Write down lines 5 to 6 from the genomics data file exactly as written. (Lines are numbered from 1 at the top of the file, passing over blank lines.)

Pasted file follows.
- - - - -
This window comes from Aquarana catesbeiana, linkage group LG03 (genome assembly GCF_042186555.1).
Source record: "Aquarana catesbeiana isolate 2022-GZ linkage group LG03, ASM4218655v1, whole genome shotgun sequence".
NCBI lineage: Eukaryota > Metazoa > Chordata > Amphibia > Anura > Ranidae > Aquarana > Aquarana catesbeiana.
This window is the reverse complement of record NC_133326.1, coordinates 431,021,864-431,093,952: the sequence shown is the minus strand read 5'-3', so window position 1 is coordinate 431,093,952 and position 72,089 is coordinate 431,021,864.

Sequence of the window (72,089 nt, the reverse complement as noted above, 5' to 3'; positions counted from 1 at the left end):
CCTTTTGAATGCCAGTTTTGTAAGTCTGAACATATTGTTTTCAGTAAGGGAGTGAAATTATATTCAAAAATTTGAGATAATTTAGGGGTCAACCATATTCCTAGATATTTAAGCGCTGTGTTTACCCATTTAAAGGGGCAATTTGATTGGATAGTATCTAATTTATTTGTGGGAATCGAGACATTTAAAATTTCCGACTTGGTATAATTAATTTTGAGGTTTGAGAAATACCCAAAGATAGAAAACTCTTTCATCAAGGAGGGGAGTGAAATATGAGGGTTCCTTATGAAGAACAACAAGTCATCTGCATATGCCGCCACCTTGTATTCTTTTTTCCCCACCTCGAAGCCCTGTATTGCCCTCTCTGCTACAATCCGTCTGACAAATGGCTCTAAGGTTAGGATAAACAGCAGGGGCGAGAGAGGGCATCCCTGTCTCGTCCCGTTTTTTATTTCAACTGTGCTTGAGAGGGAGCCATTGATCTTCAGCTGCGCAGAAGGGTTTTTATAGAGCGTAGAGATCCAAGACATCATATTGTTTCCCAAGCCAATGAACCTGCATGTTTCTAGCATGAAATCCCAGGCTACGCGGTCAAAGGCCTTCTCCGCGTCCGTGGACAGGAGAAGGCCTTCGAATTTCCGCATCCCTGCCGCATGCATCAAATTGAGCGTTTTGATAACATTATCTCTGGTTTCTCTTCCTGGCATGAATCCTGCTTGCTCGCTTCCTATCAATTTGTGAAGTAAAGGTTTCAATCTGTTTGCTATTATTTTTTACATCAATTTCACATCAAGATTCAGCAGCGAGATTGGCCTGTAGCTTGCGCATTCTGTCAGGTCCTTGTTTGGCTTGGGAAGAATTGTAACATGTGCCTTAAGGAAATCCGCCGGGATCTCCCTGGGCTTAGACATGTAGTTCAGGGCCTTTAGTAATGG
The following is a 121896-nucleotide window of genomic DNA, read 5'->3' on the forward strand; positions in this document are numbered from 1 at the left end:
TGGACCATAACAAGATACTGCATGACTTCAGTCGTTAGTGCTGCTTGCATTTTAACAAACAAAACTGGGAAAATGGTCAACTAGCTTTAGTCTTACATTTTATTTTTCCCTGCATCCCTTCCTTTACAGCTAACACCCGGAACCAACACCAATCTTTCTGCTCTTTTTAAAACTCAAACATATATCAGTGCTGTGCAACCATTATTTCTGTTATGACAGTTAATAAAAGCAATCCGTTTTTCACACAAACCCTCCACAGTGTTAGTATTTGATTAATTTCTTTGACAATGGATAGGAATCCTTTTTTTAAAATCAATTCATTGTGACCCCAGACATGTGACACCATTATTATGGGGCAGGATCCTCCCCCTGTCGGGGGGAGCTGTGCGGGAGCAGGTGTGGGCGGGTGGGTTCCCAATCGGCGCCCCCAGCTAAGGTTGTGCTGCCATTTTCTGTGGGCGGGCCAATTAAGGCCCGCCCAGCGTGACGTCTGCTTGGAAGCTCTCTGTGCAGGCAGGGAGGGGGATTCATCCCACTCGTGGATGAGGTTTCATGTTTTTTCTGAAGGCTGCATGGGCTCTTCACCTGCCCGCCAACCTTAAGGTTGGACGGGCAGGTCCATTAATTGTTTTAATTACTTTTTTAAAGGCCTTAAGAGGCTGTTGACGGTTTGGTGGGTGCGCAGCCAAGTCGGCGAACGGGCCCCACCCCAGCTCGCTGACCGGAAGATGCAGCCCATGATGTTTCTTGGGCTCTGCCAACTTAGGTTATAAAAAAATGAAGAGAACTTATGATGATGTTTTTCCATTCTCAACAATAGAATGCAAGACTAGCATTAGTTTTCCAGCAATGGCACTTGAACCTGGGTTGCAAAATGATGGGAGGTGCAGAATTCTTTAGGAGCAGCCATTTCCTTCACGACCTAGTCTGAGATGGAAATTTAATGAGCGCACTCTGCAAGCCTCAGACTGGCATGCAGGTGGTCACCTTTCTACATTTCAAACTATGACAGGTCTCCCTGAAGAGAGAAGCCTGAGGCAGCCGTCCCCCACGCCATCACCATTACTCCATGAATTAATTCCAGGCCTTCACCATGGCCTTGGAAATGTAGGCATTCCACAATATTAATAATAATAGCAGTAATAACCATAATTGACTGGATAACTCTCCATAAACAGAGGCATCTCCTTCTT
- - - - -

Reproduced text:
Sequence of the window (72,089 nt, the reverse complement as noted above, 5' to 3'; positions counted from 1 at the left end):
CCTTTTGAATGCCAGTTTTGTAAGTCTGAACATATTGTTTTCAGTAAGGGAGTGAAATTATATTCAAAAATTTGAGATAATTTAGGGGTCAACCATATTCCTAGATATTTAAGCGCTGTGTTTACCCATTTAAAGGGGCAATTTGATTGGATAGTATCTAATTTATTTGTGGGAATCGAGACATTTAAAATTTCCGACTTGGTATAATTAATTTTGAGGTTTGAGAAATACCCAAAGATAGAAAACTCTTTCATCAAGGAGGGGAGTGAAATATGAGGGTTCCTTATGAAGAACAACAAGTCATCTGCATATGCCGCCACCTTGTATTCTTTTTTCCCCACCTCGAAGCCCTGTATTGCCCTCTCTGCTACAATCCGTCTGACAAATGGCTCTAAGGTTAGGATAAACAGCAGGGGCGAGAGAGGGCATCCCTGTCTCGTCCCGTTTTTTATTTCAACTGTGCTTGAGAGGGAGCCATTGATCTTCAGCTGCGCAGAAGGGTTTTTATAGAGCGTAGAGATCCAAGACATCATATTGTTTCCCAAGCCAATGAACCTGCATGTTTCTAGCATGAAATCCCAGGCTACGCGGTCAAAGGCCTTCTCCGCGTCCGTGGACAGGAGAAGGCCTTCGAATTTCCGCATCCCTGCCGCATGCATCAAATTGAGCGTTTTGATAACATTATCTCTGGTTTCTCTTCCTGGCATGAATCCTGCTTGCTCGCTTCCTATCAATTTGTGAAGTAAAGGTTTCAATCTGTTTGCTATTATTTTTTACATCAATTTCACATCAAGATTCAGCAGCGAGATTGGCCTGTAGCTTGCGCATTCTGTCAGGTCCTTGTTTGGCTTGGGAAGAATTGTAACATGTGCCTTAAGGAAATCCGCCGGGATCTCCCTGGGCTTAGACATGTAGTTCAGGGCCTTTAGTAATGG